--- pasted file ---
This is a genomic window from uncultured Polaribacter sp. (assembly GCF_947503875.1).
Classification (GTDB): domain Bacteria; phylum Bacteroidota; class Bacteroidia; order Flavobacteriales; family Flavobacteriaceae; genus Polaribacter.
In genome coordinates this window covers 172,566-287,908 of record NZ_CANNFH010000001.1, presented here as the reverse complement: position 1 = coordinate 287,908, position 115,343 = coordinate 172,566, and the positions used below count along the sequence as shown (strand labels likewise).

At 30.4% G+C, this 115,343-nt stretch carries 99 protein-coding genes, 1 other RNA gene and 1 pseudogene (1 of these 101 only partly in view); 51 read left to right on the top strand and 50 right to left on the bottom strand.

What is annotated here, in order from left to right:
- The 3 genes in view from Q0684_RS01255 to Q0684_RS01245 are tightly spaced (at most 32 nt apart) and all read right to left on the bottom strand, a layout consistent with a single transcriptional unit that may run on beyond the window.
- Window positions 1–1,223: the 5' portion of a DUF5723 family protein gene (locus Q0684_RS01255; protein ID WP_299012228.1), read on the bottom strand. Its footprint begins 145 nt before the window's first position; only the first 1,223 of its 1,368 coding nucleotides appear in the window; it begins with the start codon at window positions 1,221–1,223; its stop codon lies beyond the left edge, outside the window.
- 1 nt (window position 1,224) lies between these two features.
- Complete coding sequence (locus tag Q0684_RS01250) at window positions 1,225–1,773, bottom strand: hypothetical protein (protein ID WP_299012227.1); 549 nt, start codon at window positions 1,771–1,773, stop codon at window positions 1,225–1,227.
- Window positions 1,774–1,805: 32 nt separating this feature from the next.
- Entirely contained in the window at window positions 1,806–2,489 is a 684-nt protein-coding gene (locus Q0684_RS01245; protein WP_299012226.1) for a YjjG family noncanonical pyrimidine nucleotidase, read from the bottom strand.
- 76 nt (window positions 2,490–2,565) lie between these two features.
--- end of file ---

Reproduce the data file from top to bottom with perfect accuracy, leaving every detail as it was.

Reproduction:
This is a genomic window from uncultured Polaribacter sp. (assembly GCF_947503875.1).
Classification (GTDB): domain Bacteria; phylum Bacteroidota; class Bacteroidia; order Flavobacteriales; family Flavobacteriaceae; genus Polaribacter.
In genome coordinates this window covers 172,566-287,908 of record NZ_CANNFH010000001.1, presented here as the reverse complement: position 1 = coordinate 287,908, position 115,343 = coordinate 172,566, and the positions used below count along the sequence as shown (strand labels likewise).

At 30.4% G+C, this 115,343-nt stretch carries 99 protein-coding genes, 1 other RNA gene and 1 pseudogene (1 of these 101 only partly in view); 51 read left to right on the top strand and 50 right to left on the bottom strand.

What is annotated here, in order from left to right:
- The 3 genes in view from Q0684_RS01255 to Q0684_RS01245 are tightly spaced (at most 32 nt apart) and all read right to left on the bottom strand, a layout consistent with a single transcriptional unit that may run on beyond the window.
- Window positions 1–1,223: the 5' portion of a DUF5723 family protein gene (locus Q0684_RS01255; protein ID WP_299012228.1), read on the bottom strand. Its footprint begins 145 nt before the window's first position; only the first 1,223 of its 1,368 coding nucleotides appear in the window; it begins with the start codon at window positions 1,221–1,223; its stop codon lies beyond the left edge, outside the window.
- 1 nt (window position 1,224) lies between these two features.
- Complete coding sequence (locus tag Q0684_RS01250) at window positions 1,225–1,773, bottom strand: hypothetical protein (protein ID WP_299012227.1); 549 nt, start codon at window positions 1,771–1,773, stop codon at window positions 1,225–1,227.
- Window positions 1,774–1,805: 32 nt separating this feature from the next.
- Entirely contained in the window at window positions 1,806–2,489 is a 684-nt protein-coding gene (locus Q0684_RS01245; protein WP_299012226.1) for a YjjG family noncanonical pyrimidine nucleotidase, read from the bottom strand.
- 76 nt (window positions 2,490–2,565) lie between these two features.